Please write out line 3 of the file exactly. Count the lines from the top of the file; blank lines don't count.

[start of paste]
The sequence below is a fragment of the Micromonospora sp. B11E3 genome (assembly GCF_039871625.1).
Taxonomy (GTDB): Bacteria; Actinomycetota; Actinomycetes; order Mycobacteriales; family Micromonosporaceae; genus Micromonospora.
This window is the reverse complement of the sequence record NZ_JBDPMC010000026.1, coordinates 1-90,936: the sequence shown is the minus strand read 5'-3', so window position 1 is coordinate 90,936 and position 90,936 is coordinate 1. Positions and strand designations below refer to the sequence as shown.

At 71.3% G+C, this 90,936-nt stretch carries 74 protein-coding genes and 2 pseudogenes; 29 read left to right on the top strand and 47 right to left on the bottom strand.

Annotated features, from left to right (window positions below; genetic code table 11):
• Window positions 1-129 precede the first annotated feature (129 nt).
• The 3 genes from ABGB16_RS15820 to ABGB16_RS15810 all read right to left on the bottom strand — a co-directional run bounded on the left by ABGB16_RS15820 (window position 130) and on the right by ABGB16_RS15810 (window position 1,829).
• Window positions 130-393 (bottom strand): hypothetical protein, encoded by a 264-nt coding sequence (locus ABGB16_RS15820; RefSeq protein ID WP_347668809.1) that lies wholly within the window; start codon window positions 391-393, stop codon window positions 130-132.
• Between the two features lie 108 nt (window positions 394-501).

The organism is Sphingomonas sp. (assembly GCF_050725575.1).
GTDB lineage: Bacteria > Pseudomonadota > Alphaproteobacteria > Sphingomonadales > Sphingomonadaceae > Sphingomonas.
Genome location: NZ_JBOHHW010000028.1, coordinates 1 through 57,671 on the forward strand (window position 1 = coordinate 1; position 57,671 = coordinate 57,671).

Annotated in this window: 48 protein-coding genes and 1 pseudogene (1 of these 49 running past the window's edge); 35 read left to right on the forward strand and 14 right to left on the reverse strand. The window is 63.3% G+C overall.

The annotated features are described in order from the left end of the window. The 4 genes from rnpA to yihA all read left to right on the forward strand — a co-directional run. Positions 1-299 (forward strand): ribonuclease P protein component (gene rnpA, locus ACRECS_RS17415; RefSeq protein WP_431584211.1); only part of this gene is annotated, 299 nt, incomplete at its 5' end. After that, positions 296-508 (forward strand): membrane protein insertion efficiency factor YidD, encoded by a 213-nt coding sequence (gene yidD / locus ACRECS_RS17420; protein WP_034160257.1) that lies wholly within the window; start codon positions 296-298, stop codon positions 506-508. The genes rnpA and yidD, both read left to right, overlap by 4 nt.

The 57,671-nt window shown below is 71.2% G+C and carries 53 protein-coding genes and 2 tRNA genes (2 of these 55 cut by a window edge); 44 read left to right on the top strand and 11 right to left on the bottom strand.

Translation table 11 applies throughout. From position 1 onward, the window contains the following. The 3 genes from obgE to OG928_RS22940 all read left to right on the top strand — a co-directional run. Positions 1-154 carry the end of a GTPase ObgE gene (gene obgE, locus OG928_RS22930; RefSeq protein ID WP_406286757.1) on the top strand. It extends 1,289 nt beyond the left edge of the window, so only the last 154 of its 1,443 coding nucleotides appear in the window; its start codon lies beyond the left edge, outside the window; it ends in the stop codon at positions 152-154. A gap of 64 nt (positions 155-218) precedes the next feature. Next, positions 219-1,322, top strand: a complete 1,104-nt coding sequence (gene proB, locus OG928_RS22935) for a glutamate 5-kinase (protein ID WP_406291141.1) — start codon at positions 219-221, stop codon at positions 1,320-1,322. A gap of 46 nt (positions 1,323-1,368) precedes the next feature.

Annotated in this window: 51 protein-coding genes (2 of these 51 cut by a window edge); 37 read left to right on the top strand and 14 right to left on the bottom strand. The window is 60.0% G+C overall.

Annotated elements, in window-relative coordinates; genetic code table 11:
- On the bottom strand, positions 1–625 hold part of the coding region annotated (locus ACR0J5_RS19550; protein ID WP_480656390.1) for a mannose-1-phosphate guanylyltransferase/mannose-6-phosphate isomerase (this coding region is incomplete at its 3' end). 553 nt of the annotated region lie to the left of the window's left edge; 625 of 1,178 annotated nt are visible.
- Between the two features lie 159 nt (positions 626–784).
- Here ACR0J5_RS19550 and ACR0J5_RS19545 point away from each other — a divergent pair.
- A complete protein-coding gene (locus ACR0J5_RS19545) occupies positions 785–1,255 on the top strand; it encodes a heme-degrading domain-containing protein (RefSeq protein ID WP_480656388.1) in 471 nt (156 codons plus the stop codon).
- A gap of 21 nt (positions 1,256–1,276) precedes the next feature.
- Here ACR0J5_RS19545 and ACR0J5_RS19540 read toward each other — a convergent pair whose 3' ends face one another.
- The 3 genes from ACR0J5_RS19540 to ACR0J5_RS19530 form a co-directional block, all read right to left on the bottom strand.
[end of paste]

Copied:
This window is the reverse complement of the sequence record NZ_JBDPMC010000026.1, coordinates 1-90,936: the sequence shown is the minus strand read 5'-3', so window position 1 is coordinate 90,936 and position 90,936 is coordinate 1. Positions and strand designations below refer to the sequence as shown.